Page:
We generated the artificial data set on the basis of data observed by Anderson et al. (2011). Thus, the precision-by-set-size function was defined by three parameters: the slope (3.77º/item) and *y*-intercept (7.89º) of the initial decline in precision with set size, and a plateau in precision (at 19.2º) after a presumed capacity limit of three items. In this fashion, we generated artificial data for set sizes 1–6. After defining the seed parameters, we ran the simulation over 100 “subjects.” For each set size, we simulated either 120, 300, or 1,000 trials, and each trial was classified as a hit or a miss, with a hit representing successful recall and a miss representing failed recall. The assigned proportion of hits was dependent on the ratio of modeled capacity relative to total set size (e.g., 75% of trials in set size 4 would be hits for a capacity of three). In hit trials, simulated responses were sampled from a von Mises distribution (*μ* = 0), and *k* (a concentration parameter from which precision is calculated) varied with respect to estimated precision values obtained from the modeled precision-by-set-size function. For example, if set size 3 were being simulated, we would feed the estimated *SD* value for set size 3 (3.77 * 3 + 7.89 = 19.20º) into the simulation to create a von Mises distribution based on this parameter value, and sample a single response from that distribution. Thus, for set size 3, 75% of simulated trials were sampled from the von Mises distribution. In miss trials, simulated responses were sampled from a uniform distribution that spanned across the full range of the stimulus space in that condition. This simulation procedure was repeated across set sizes 1–6. The simulated data were then fitted with the mixture model to estimate precision and capacity, thereby providing a clear test of whether accurate parameter estimates could be extracted in each condition.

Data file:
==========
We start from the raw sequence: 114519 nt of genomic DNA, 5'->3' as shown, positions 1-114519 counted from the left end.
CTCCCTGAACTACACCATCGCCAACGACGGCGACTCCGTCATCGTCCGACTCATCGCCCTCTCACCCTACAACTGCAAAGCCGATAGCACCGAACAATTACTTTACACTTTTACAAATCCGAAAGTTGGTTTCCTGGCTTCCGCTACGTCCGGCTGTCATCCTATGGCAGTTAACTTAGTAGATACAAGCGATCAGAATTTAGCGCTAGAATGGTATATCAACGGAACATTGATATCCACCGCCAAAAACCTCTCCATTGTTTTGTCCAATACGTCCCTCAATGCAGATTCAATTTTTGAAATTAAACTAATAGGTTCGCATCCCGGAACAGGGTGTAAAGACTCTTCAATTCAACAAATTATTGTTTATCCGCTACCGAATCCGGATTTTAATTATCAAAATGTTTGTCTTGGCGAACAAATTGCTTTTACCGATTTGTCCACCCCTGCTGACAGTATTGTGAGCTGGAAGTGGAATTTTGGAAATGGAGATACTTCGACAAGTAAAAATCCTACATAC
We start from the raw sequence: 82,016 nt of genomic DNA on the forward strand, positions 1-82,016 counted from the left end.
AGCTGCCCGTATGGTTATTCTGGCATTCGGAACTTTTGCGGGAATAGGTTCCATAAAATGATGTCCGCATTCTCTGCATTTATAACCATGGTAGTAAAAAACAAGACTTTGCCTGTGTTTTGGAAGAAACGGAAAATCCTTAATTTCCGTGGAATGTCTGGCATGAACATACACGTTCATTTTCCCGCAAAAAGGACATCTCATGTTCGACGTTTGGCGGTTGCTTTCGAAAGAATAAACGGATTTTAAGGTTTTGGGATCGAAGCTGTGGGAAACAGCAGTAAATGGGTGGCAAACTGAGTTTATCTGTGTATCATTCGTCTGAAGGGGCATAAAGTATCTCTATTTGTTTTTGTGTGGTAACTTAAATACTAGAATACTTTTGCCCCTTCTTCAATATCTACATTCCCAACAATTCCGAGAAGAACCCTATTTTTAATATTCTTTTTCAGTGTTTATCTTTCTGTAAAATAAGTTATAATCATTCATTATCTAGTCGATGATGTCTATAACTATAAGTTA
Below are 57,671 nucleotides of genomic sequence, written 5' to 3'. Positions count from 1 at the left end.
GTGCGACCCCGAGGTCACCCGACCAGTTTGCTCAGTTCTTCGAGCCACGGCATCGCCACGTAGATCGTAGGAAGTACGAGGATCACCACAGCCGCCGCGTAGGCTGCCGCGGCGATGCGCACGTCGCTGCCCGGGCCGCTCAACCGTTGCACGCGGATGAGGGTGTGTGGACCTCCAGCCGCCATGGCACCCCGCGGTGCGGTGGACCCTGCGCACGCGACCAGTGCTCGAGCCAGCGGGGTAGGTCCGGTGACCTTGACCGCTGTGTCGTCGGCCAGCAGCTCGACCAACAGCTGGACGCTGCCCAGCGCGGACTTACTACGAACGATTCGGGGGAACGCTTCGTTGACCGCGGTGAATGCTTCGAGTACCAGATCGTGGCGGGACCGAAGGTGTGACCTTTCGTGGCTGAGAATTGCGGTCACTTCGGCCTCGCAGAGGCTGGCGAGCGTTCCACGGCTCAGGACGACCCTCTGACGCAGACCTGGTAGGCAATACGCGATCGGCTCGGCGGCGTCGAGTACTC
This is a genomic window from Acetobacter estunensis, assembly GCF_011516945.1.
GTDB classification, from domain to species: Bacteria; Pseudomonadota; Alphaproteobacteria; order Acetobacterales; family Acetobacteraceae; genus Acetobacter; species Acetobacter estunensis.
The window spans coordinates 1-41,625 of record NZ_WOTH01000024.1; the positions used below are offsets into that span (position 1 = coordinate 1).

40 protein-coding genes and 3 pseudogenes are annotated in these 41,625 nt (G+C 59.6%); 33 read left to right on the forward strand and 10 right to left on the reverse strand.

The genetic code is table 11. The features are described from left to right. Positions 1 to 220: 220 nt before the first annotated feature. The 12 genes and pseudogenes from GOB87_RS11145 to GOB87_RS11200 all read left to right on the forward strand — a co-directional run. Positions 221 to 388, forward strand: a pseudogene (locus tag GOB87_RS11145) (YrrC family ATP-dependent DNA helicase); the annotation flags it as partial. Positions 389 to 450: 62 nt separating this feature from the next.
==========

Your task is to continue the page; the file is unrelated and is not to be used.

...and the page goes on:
## Results and discussion

### Empirical results

First, we examined whether the data replicated prior work showing that the distribution of errors in each condition was best described by a mixture of a target-related von Mises distribution and a guessing-related flat distribution, in line with discrete-resource models that claim a relatively low item limit in working memory (Anderson et al., 2011; Zhang & Luck, 2008). This discrete-resource model was pitted against a flexible-resource model that predicted an error distribution described by a single von Mises distribution.

### 360º behavioral data

*R*

^{2}values: .99 (SS1), .99 (SS2), .99 (SS3), .99 (SS4), .98 (SS6), .95 (SS8); von Mises–alone

*R*

^{2}values: .99 (SS1), .97 (SS2), .90 (SS3), .91 (SS4), .85 (SS6), .84 (SS8)]. The discrete-resource model was also more effective on average than the flexible-resource model in characterizing the response distributions and in explaining distribution variance for each subject at every set size. Dependent-samples

*t*tests revealed significant differences between the two models in explaining variance (

*R*

^{2}) in the distributions for all set sizes (

*p*< .01) except set size 1 (